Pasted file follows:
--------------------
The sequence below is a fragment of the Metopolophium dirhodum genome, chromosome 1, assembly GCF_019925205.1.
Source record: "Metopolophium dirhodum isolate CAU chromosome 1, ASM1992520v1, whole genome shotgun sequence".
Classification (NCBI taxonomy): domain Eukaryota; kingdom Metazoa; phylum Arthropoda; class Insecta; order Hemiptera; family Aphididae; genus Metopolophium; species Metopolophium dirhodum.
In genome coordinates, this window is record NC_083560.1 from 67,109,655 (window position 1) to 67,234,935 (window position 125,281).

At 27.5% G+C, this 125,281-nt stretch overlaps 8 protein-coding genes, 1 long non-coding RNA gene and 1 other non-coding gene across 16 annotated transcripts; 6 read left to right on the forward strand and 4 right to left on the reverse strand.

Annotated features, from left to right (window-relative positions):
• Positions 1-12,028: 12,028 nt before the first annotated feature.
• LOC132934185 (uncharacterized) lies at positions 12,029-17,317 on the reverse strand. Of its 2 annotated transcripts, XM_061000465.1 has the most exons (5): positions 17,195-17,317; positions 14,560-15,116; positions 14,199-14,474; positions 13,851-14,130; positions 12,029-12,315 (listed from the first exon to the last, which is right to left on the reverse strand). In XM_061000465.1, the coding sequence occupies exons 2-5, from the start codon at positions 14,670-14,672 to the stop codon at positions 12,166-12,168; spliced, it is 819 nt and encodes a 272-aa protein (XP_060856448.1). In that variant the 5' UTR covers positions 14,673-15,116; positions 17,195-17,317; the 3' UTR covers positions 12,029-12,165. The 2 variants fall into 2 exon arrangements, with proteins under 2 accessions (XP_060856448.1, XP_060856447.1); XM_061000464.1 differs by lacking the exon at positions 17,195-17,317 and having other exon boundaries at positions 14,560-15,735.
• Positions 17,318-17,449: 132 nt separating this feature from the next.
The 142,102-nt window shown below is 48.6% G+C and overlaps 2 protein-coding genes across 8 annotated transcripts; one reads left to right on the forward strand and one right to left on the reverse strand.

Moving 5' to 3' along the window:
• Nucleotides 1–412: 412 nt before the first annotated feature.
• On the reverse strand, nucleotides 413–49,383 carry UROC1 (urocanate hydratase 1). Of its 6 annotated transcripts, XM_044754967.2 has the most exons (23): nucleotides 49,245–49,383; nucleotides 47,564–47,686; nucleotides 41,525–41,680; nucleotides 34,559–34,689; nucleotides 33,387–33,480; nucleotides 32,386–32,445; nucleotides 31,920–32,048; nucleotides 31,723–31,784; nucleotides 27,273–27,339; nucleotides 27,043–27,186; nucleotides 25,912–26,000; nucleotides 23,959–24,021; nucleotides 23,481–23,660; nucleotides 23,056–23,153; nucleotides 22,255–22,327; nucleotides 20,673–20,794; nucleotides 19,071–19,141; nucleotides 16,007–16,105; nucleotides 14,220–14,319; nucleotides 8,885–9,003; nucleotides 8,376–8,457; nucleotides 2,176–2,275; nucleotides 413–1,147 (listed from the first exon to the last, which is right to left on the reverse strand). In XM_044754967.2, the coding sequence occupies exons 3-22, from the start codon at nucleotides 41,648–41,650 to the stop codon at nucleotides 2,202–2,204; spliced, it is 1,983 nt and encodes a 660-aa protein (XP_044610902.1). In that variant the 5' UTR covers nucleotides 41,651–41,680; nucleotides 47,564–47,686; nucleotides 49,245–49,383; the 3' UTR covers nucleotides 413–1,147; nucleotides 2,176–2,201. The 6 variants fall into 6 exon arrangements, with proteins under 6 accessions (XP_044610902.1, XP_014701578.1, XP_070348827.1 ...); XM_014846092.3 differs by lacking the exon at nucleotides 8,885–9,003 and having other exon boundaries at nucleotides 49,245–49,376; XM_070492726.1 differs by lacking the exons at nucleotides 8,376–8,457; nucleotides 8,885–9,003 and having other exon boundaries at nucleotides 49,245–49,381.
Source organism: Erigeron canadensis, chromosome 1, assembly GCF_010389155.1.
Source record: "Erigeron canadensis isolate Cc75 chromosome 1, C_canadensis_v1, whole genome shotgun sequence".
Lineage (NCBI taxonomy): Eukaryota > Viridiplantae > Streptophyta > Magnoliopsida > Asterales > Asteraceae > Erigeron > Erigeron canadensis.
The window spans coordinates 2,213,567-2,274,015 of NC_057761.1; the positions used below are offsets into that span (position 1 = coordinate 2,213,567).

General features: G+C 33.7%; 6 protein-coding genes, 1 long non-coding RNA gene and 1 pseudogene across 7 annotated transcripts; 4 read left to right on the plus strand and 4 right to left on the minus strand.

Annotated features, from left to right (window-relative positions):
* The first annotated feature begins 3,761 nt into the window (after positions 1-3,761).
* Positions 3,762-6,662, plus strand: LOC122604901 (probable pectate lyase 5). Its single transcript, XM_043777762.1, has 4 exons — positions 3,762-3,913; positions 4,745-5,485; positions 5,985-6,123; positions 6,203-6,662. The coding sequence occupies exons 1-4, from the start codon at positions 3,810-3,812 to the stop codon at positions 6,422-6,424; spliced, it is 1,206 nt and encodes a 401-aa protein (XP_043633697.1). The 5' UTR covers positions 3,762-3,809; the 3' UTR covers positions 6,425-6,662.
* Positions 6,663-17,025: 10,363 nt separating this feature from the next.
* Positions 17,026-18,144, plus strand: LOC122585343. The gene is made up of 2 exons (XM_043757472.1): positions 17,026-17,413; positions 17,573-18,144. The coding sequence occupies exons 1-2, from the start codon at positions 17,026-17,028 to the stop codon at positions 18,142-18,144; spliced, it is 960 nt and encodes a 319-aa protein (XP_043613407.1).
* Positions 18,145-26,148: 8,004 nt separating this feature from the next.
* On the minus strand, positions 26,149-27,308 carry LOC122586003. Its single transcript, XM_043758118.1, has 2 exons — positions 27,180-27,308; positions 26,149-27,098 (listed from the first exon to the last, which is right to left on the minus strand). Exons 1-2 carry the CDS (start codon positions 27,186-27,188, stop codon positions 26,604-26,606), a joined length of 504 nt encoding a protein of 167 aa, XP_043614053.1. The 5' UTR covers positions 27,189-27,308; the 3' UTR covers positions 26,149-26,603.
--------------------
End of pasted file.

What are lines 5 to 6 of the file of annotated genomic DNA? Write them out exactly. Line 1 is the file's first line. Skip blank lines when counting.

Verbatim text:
At 27.5% G+C, this 125,281-nt stretch overlaps 8 protein-coding genes, 1 long non-coding RNA gene and 1 other non-coding gene across 16 annotated transcripts; 6 read left to right on the forward strand and 4 right to left on the reverse strand.

Annotated features, from left to right (window-relative positions):